Phil tied his young retriever, Uki, to an A-frame advertising sign outside his local bakery while he went inside to buy bread.
“Suddenly there was an almighty crash and bang. Something caused Uki to jump and, with that, he pulled over the sign,” says Phil.
“That really frightened him, so he took off along the shopping strip.
“The harder he ran, the harder the metal sign chased him of course, crashing and banging on the ground as he bounded along the footpath.
“I found him five minutes later in our driveway – thankfully unharmed – sitting terrified and still shaking in front of the side gate, the A-frame sign, somewhat the worse for wear, still attached to his lead.”
Phil says he took the sign back and offered to pay for a new one, but the baker declined the offer, declaring that a dog being chased by a sign was the funniest thing he’d ever seen.
We’ve been hearing about people whose ashes have been tossed on to Port Phillip Bay, and there are plenty of them.
Casey, for example, cast the ashes of her aunt, uncle and cousin off the end of Frankston pier. “Just far enough out to give them a reasonable send off,” she says.
And LF wonders if Casey’s family has caught up with her own mother, whose ashes were tipped in at Chelsea.
“And that’s where half of mine are going,” she says, though doesn’t explain where the other half are going. “I wonder just how many peoples’ ashes have been put into Port Phillip Bay.
“Perhaps it’s not global warming that’s causing sea levels to rise!”
Where else are ashes being spread? Ken tells us he spread his father’s on his favourite golf hole.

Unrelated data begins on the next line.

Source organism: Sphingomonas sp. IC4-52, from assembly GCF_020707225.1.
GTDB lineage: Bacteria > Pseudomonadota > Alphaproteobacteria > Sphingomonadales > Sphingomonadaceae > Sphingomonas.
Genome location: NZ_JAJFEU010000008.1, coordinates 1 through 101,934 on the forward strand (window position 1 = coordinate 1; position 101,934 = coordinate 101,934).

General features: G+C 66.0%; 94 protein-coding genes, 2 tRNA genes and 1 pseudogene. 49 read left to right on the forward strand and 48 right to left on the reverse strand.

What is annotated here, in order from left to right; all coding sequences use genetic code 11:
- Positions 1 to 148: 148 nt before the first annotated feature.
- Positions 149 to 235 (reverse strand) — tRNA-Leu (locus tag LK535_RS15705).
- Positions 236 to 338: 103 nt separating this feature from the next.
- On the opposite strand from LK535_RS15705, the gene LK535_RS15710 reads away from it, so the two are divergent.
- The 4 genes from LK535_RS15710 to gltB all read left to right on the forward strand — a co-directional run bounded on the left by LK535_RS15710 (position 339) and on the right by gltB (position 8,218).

“He played at the same club for 40 years and he had a favourite hole – the 11th.
“I’m a member at the same club, so I quietly slipped them out of my golf bag and spread them in the middle of the fairway.
“Dad reckoned he could never hit that fairway. Now he sees nothing else.”
On the subject of death, Danny recalls an undertaker in Seymour in the 1950s called Graham Diggle.
The sign on his shop read: “When they cease to wriggle, go to Diggle.”
Diggle apparently had many strings to his bow, because Noel says he had another sign on the shop which read: “Funeral Director, Ironmonger, Timber Merchant.”
Wonder if he made coffins?
Jeff hates getting his hair cut and can’t understand why some people find it so relaxing.
“I don’t like getting hair down my neck and getting it stuck in my collar where it irritates my skin for the rest of the day.
“If I can’t go straight home from the barber and jump under the shower, I don’t get my hair cut. I’ll wait until I can.
“Does this make me unusual?”
Derek has another question about hair. His father was born bald, stayed that way pretty much until he was about two, then shaved his head when he turned 18.
“He died at 96 and I never saw him with a hair on his head. I wonder how many other people only experienced hair on their head for 16 years of their life?”
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